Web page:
NDIS Legislation Unveiled
27 November 2012 at 9:32 am
The Federal Government has released the draft National Disability Insurance Scheme (NDIS) Bill, ahead of its introduction into Parliament, but the draft has already come under fire from Victoria.
The Bill creates the framework for a national scheme, including eligibility criteria, age requirements, and what constitutes reasonable and necessary support.
“The framework set up by the legislation will be supported by detailed rules that keep it flexible and allow it to be adapted. Consultation on these detailed rules will occur with people with disability, their families, carers, service providers and advocates in the coming months," the Minister for Community Services Jenny Macklin said.
“The Bill also gives effect in part to Australia’s obligations under the United Nations Convention on the Rights of Persons with Disabilities.
“The Bill will establish the NDIS Launch Transition Agency as an independent body (under the Commonwealth Authorities and Companies Act 1997) to deliver the scheme.
“The board will be advised by an independent Advisory Council consisting of people with disability, carers and service providers to make sure that everyone has their voice heard,” the Minister said.
“The legislation also supports people to manage their own funding where they choose to do so. The legislation will be reviewed after two years to make sure that our work to build a national scheme is informed by the evidence of what works."
When the Bill is introduced to the Parliament, the Government says it will ask the Parliament to refer the legislation to a Parliamentary Committee for consideration.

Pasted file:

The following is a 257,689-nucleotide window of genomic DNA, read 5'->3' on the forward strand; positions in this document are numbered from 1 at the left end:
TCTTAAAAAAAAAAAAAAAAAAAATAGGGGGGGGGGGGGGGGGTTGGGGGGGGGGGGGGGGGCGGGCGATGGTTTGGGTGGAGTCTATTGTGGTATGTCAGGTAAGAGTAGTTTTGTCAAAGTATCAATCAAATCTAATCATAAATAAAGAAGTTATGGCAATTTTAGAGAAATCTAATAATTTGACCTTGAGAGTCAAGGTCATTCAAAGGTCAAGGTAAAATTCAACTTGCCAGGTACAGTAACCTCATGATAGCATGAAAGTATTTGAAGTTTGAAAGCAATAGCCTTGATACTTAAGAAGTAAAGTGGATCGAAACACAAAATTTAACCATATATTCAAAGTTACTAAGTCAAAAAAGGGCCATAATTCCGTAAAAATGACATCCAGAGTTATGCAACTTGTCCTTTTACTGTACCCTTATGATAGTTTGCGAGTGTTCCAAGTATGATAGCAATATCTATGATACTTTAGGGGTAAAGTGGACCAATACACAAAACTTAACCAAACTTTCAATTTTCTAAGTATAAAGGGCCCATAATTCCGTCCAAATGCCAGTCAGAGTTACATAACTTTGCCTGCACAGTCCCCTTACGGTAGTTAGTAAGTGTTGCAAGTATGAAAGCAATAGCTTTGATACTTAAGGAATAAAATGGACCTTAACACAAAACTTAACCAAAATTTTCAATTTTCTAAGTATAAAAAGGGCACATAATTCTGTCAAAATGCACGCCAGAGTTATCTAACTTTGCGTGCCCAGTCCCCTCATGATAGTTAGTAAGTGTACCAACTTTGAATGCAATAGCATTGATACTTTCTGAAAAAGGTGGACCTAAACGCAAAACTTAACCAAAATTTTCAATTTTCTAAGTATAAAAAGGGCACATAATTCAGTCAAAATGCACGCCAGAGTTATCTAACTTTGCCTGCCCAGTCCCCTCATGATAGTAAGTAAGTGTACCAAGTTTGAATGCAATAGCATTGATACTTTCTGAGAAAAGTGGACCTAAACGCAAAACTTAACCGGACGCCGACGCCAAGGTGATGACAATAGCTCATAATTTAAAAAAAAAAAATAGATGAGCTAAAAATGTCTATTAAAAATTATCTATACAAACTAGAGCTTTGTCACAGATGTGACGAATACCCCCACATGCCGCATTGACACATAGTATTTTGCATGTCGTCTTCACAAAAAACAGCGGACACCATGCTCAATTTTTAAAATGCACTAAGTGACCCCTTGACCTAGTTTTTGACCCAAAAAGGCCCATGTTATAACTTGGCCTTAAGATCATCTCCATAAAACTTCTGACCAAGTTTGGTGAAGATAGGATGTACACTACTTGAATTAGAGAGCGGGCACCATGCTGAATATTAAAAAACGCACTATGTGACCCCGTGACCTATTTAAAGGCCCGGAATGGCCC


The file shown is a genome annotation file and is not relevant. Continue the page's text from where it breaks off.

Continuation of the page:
The Victorian Government has described the NDIS legislation as an important step, but claims it needs further work.
Commonwealth legislation for the launch of a national disability insurance scheme (NDIS) needs significant work before it is passed through Australian Parliament, Victorian Community Services Minister Mary Wooldridge said.
“Key details about how eligibility for the scheme will be determined are not contained in the legislation. The Commonwealth will need to articulate how it plans to ensure people with a disability who live in launch sites will access the supports that meet their needs in a fair and reasonable way," Wooldridge said.
“It will be important for the Commonwealth to continue to work closely with the States and Territories and people with disability to develop the ‘rules’ that will guide decision-making under the scheme.
“The legislation gives no guarantee that Victorians with disability – who currently have some of the best rights protections in the country – will keep those same protections when they participate in the Barwon launch site.
“The head of the transition agency can compel a person to take legal action to recover compensation from a person or organisation who may be at fault, without any guarantee that they will even receive support under the scheme or be able to recover their costs. This is a very heavy obligation, given the significant financial and personal costs that may be involved in litigation,” Wooldridge said.
Wooldridge said the Victorian Government remained fully committed to the commencement of an NDIS launch in the Barwon Region from July 1, 2013.
Wooldridge said that apart from the legislation, there were other significant issues regarding an NDIS that the Commonwealth was yet to address.
People with disability, their families, carers and advocates will also have an opportunity to comment on the Bill on the Your Say forum on the NDIS website.
A Legislation Overview has been developed to explain the Bill and provide information on how to have a say on the Bill. The overview and further information about the scheme is available at www.ndis.gov.au.